What is a Fashionista?

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  • Written By: Mary McMahon
  • Edited By: Bronwyn Harris
  • Last Modified Date: 30 September 2019
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A fashionista is someone who follows fashion, or is involved in the fashion industry. This term is sometimes used in a mildly deprecating way, suggesting that fashionistas are obsessed with fashion at the cost of other issues of importance. As a general rule, however, fashionistas are not offended when people call them such, and many use the term in self reference, like a badge of pride. This term often crops up in trend-setting magazines, for example, and it also appears in books and news articles as well as radio and television coverage of fashion.

This word appears to have originated in the early 1990s, and it spread quickly in the late 1990s. It integrates the Spanish suffix “-ista,” which suggests that it may come from a region like California, Texas, New Mexico, or Arizona, where Spanish often mingles with English in surprising and creative ways. The “-ista” suffix is also used in some other slang terms, either because people have borrowed it from “fashionista” or because they are familiar with the Spanish language.


In the sense of a consumer, a fashionista tends to follow fashion avidly, and he or she dresses well, keeping up with the latest fashions to ensure a reputation for being stylish and well turned-out. In addition to actively buying fashionable garments, a fashionista keeps an eye on cultural trends, attends fashion events, and reads fashion magazines. While they may be criticized as shallow, fashionistas aren't necessarily one-dimensional people with a single-minded fixation on fashion. In fact, fashionistas sometimes lead movements to push for fair trade garments and the abolition of child labor in the garment industry, or engage in other socially and politically aware activities.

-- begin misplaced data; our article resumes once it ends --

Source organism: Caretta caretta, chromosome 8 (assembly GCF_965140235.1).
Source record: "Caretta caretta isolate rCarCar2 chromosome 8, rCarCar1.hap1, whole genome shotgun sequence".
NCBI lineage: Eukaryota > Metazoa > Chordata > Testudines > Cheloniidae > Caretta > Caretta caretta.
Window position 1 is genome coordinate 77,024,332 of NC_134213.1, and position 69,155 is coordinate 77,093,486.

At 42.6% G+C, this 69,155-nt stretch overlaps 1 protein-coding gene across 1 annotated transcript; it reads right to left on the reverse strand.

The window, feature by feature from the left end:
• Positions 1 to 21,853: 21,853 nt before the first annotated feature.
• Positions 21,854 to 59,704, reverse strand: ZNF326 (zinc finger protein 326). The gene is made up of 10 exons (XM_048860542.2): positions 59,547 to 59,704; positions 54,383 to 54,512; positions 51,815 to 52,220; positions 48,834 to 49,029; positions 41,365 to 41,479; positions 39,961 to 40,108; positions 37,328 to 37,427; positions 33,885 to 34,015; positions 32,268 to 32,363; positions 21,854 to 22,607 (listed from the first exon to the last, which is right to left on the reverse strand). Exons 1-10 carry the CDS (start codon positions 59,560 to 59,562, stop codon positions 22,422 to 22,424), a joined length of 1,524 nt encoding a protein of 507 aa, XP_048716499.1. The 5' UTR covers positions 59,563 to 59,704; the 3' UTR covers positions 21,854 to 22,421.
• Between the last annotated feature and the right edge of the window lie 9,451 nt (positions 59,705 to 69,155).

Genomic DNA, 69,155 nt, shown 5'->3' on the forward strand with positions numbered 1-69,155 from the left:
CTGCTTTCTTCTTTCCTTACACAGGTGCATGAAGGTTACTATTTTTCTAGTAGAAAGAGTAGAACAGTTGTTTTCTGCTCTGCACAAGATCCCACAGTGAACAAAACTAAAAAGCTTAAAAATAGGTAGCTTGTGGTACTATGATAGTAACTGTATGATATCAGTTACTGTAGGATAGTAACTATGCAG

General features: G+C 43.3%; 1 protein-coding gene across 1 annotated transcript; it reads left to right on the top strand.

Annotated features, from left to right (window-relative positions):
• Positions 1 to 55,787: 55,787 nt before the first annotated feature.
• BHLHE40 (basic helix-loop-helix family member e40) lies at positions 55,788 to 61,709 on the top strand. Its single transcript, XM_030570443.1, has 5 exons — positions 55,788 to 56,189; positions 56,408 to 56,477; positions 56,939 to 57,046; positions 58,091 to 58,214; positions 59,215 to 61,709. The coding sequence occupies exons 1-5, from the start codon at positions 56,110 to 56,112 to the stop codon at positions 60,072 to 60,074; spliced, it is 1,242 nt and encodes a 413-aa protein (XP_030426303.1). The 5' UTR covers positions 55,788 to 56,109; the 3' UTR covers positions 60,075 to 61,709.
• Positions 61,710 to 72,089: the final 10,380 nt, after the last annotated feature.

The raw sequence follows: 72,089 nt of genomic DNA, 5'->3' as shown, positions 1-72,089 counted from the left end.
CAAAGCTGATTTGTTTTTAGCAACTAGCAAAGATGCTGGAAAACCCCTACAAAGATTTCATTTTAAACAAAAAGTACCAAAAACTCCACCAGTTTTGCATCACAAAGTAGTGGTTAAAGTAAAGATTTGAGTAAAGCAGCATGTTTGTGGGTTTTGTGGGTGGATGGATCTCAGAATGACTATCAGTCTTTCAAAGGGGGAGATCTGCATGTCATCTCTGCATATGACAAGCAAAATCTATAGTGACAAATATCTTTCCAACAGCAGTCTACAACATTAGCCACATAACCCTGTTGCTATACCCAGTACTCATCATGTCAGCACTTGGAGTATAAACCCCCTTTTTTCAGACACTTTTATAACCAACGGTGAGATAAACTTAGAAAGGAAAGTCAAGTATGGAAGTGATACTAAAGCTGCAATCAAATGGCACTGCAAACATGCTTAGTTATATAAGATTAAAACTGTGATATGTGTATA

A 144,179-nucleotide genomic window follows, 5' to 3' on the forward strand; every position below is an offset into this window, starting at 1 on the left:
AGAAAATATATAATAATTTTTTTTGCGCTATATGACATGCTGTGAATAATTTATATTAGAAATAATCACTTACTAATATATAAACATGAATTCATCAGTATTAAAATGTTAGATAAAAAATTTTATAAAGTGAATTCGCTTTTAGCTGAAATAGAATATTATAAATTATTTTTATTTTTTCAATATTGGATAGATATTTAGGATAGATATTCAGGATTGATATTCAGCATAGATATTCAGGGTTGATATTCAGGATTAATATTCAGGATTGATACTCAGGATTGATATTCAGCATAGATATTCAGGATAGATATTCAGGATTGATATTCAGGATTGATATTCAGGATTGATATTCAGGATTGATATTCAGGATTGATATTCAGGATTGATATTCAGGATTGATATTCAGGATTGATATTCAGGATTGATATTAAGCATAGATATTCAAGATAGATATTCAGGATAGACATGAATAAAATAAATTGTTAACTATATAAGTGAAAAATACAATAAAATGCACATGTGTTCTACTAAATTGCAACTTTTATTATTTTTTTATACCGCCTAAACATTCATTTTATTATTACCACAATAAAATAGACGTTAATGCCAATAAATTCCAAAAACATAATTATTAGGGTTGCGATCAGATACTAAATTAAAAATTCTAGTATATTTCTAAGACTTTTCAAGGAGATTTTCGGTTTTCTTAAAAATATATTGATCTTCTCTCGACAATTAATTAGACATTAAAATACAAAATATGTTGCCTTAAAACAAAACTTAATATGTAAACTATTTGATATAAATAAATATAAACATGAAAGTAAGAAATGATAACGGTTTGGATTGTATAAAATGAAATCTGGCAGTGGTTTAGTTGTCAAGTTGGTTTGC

This term can also be used to reference people in the industry, such as buyers, designers, and so forth. Fashion buyers often have a huge impact on the fashion industry, because they determine which stores carry which collections, and which items go on to become popular. Becoming a fashion buyer requires a formidable knowledge of fashion, trends, and the industry.

A number of derivations of the classic fashionista can be found. A recessionista, for example, is someone who tries to dress fashionably on a limited budget, using creative means to remain stylish in the face of adversity. Some fat activists use the term “fatshionista” to describe overweight individuals who dress stylishly and promote plus-size fashions. Many fatshionistas try to act as ambassadors for the plus-sized community, showing people that being overweight doesn't preclude stylish looks.


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Post 5

If you have been labeled a fashionista it isn't necessarily a bad thing. Having a great eye for clothes and being knowledgeable about the latest fashions can get you good jobs in retail management, and if you are a skilled artist, you could even move on to designing your own clothing.